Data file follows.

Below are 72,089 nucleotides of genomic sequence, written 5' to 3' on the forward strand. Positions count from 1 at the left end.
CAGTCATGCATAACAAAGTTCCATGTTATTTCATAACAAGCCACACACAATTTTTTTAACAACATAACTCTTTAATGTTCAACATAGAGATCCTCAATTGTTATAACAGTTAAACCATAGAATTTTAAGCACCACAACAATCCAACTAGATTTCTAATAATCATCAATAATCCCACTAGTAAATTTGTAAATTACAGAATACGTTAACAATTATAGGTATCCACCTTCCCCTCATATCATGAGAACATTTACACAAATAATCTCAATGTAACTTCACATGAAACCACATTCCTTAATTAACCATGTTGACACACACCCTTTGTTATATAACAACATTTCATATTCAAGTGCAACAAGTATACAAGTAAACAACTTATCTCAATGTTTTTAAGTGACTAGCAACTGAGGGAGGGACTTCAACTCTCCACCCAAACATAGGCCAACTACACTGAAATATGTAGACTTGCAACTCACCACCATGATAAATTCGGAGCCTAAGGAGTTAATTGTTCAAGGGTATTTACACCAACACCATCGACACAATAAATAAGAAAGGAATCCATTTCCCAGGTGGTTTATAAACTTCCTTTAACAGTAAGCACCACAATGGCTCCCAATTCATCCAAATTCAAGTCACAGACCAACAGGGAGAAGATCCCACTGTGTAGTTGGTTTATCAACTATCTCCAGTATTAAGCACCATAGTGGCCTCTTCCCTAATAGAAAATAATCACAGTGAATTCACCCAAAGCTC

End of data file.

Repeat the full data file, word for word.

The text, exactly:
Below are 72,089 nucleotides of genomic sequence, written 5' to 3' on the forward strand. Positions count from 1 at the left end.
CAGTCATGCATAACAAAGTTCCATGTTATTTCATAACAAGCCACACACAATTTTTTTAACAACATAACTCTTTAATGTTCAACATAGAGATCCTCAATTGTTATAACAGTTAAACCATAGAATTTTAAGCACCACAACAATCCAACTAGATTTCTAATAATCATCAATAATCCCACTAGTAAATTTGTAAATTACAGAATACGTTAACAATTATAGGTATCCACCTTCCCCTCATATCATGAGAACATTTACACAAATAATCTCAATGTAACTTCACATGAAACCACATTCCTTAATTAACCATGTTGACACACACCCTTTGTTATATAACAACATTTCATATTCAAGTGCAACAAGTATACAAGTAAACAACTTATCTCAATGTTTTTAAGTGACTAGCAACTGAGGGAGGGACTTCAACTCTCCACCCAAACATAGGCCAACTACACTGAAATATGTAGACTTGCAACTCACCACCATGATAAATTCGGAGCCTAAGGAGTTAATTGTTCAAGGGTATTTACACCAACACCATCGACACAATAAATAAGAAAGGAATCCATTTCCCAGGTGGTTTATAAACTTCCTTTAACAGTAAGCACCACAATGGCTCCCAATTCATCCAAATTCAAGTCACAGACCAACAGGGAGAAGATCCCACTGTGTAGTTGGTTTATCAACTATCTCCAGTATTAAGCACCATAGTGGCCTCTTCCCTAATAGAAAATAATCACAGTGAATTCACCCAAAGCTC